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Old 12-05-2012, 07:01 AM
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Question Smith & Wesson .32 long CTG

Smith & Wesson .32 long CTG

serial no. is 9844xx. 4" barrel.

Does anyone has an idea about the age or date of manufacture of this gun based on the serial? Also, .32 long is pretty scarce here in my area. I only have 2 rounds left when I acquired it, never fired them. Is it ok to use .32 autos on it?

Thanks!
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Old 12-05-2012, 07:22 AM
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I cannot date your gun with these details others may, can you give more details or post a picture?
32 long vs 32ACP, one is rimmed and the other rimless no they are not interchangeable.
Cheers
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Old 12-05-2012, 07:27 AM
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Welcome to the forum. That serial number doesn't sound right for a true antique, or any .32 that I know for that matter. Can you post a couple of pictures? And please check the rear face of the cylinder to see if the serial number from the butt is repeated there.

Is this the type of gun in which the cylinder swings out to the side to eject and reload? Or is there a latch on top that lets the barrel pivot down for ejection and loading?

With a little more info we can tell you about your gun; it's just not clear right now exactly what you have.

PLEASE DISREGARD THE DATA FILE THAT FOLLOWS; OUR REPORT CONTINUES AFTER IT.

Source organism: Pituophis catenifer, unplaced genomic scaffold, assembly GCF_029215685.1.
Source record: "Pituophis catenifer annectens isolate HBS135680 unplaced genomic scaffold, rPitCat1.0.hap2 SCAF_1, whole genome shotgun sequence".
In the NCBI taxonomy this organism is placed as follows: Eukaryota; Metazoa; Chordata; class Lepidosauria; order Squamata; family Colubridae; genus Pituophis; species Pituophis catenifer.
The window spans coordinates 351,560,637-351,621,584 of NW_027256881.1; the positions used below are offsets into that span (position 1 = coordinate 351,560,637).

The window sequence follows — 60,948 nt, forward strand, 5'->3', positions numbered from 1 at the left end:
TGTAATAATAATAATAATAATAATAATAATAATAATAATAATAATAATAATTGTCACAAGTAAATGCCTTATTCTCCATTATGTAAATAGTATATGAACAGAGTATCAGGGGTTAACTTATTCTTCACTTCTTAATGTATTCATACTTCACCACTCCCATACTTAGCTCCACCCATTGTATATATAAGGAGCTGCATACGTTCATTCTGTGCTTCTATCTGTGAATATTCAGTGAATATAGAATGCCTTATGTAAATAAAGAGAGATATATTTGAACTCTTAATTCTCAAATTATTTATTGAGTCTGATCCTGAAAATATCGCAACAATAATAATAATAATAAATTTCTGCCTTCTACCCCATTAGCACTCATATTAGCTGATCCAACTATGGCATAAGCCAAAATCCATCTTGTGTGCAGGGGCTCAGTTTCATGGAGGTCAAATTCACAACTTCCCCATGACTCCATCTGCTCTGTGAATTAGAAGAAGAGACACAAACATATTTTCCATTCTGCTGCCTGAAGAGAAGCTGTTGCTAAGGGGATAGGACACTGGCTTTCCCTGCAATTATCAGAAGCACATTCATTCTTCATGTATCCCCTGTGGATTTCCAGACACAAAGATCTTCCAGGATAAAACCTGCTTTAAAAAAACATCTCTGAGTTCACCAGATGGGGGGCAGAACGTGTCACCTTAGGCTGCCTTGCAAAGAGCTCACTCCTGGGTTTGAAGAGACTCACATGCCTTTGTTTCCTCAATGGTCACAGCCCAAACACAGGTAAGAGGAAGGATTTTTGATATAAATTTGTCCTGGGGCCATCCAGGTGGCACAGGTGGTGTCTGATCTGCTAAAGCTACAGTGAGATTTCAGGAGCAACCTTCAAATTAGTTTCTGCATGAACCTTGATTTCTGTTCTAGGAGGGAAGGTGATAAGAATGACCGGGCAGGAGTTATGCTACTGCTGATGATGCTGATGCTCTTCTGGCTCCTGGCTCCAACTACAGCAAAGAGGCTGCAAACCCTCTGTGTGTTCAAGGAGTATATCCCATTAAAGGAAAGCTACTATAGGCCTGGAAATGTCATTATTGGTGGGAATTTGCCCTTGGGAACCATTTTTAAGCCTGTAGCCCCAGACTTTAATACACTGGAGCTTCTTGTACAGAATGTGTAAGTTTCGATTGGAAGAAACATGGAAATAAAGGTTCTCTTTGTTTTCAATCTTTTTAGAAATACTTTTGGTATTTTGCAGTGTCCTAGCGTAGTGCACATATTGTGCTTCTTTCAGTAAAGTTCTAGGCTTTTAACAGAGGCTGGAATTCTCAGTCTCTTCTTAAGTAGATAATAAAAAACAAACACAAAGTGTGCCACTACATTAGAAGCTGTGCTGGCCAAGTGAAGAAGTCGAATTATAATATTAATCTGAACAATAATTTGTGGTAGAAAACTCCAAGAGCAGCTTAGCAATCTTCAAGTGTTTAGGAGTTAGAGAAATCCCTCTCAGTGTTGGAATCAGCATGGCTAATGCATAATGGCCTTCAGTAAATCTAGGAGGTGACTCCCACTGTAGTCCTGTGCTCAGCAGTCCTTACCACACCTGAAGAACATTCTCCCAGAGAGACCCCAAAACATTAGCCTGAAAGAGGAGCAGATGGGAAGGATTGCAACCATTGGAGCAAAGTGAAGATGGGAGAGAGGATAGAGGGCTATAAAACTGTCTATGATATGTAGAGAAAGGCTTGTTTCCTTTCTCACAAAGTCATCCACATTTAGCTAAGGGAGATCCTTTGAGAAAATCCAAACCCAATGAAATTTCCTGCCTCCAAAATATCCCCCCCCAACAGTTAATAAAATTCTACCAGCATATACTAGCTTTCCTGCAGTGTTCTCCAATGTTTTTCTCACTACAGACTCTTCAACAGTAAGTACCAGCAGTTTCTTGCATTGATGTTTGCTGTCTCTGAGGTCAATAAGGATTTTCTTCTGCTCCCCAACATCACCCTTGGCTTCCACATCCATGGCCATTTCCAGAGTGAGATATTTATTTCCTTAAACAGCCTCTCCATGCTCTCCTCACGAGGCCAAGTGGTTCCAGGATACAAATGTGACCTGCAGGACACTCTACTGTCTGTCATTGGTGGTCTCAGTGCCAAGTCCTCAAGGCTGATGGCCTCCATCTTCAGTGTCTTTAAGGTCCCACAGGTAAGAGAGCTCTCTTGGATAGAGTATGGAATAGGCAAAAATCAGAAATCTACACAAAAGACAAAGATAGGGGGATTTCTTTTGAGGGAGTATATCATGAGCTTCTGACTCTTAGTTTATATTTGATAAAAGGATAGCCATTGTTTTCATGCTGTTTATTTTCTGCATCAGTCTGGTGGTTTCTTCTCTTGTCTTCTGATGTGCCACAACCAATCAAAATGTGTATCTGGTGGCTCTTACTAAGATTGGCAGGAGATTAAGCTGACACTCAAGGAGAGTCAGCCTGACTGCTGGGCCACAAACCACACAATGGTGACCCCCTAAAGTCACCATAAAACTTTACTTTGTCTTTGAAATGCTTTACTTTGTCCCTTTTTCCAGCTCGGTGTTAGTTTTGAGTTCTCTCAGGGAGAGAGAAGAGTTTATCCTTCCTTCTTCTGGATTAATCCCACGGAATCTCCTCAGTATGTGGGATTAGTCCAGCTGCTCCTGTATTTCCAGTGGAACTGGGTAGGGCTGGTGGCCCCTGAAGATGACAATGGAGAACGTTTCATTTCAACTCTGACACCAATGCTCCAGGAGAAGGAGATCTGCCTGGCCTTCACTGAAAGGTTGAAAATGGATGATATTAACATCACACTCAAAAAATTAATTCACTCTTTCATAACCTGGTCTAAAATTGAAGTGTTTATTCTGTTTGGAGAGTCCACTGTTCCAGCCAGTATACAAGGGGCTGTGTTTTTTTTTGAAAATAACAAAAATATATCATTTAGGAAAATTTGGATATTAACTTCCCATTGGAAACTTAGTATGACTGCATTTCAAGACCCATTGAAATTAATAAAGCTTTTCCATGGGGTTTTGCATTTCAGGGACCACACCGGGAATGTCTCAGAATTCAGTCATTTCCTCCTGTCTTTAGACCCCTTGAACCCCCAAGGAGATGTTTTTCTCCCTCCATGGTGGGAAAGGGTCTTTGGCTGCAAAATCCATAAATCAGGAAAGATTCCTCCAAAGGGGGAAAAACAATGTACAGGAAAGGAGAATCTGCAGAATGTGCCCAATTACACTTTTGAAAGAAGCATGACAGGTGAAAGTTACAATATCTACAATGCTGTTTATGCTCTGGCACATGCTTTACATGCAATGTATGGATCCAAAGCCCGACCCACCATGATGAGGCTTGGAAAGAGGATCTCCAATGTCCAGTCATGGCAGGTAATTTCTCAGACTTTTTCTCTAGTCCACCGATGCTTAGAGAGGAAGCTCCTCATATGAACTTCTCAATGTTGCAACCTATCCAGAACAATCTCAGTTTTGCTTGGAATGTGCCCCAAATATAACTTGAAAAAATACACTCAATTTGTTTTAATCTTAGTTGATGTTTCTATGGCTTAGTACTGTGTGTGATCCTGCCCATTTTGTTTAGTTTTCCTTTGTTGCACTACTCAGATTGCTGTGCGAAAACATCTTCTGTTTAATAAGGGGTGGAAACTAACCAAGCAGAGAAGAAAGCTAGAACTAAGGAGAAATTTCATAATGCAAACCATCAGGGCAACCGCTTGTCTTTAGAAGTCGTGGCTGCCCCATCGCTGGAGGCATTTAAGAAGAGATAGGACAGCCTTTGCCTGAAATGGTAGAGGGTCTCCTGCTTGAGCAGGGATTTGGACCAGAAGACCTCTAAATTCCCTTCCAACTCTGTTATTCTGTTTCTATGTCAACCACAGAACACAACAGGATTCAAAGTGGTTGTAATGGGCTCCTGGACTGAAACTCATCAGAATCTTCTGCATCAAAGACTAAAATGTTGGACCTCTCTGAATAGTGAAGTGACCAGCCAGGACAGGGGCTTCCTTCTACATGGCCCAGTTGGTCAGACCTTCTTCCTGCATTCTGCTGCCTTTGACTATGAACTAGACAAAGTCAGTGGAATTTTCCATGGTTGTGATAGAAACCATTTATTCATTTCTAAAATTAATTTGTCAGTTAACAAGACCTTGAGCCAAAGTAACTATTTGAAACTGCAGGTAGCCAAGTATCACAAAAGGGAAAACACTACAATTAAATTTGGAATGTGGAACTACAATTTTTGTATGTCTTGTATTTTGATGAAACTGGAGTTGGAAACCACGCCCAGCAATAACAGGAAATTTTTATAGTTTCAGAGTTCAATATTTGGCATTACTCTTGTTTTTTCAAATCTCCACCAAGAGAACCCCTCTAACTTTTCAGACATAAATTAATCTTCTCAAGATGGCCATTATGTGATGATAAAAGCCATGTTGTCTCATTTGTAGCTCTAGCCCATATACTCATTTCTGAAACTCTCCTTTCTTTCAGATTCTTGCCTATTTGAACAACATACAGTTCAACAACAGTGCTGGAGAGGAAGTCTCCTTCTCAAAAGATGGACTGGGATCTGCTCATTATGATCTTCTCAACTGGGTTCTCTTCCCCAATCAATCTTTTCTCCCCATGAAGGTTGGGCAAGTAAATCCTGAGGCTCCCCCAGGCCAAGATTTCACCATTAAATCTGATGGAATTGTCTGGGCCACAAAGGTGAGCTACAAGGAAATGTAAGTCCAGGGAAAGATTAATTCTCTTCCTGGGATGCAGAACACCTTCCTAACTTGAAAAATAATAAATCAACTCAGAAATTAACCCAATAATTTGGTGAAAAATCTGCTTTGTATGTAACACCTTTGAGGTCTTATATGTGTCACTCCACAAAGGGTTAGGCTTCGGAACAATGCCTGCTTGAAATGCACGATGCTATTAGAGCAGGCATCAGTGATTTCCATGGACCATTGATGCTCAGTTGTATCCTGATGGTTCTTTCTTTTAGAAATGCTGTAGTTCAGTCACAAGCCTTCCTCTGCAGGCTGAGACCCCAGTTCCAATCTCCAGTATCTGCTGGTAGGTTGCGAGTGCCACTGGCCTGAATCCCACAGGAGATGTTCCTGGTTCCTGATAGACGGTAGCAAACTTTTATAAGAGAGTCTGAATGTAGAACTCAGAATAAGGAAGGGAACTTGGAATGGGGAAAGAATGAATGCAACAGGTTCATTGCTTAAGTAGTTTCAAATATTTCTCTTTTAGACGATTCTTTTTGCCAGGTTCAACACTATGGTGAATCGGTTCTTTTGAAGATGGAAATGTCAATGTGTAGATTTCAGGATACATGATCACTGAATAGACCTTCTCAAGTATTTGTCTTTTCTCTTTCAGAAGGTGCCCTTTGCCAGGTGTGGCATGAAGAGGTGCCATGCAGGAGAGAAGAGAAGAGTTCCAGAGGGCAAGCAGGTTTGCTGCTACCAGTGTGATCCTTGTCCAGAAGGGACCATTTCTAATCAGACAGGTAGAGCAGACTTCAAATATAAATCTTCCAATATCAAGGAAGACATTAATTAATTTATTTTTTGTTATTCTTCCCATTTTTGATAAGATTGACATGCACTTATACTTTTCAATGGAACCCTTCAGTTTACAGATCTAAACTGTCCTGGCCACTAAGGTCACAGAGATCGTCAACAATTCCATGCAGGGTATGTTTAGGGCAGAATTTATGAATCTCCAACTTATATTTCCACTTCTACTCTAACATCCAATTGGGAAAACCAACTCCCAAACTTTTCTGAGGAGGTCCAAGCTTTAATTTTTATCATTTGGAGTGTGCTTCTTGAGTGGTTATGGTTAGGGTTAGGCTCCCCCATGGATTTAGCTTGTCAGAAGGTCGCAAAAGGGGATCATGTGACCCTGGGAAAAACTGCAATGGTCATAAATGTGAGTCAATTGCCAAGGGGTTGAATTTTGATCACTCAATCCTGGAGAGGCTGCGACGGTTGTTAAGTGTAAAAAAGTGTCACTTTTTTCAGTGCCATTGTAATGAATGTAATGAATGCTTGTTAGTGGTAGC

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Old 12-05-2012, 08:46 AM
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Welcome to the Forum. The 32 Long cartridge was not introduced until 1903, so your revolver must be a solid frame with a cylinder that opens to the left. If so, check your serial number, since there were no 32 Long revolvers with serial numbers approaching one million.
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Old 12-05-2012, 09:44 AM
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Quote:
Originally Posted by glowe View Post
Welcome to the Forum. The 32 Long cartridge was not introduced until 1903, so your revolver must be a solid frame with a cylinder that opens to the left. If so, check your serial number, since there were no 32 Long revolvers with serial numbers approaching one million.
Why didn't I think of that? Of course this would have to be a fixed frame gun with a swing-out cylinder.

One minor refinement: the year the .32 Long was introduced was actually seven years earlier, when the .32 Hand Ejector first model (Model of 1896) was introduced.
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Old 12-05-2012, 10:26 AM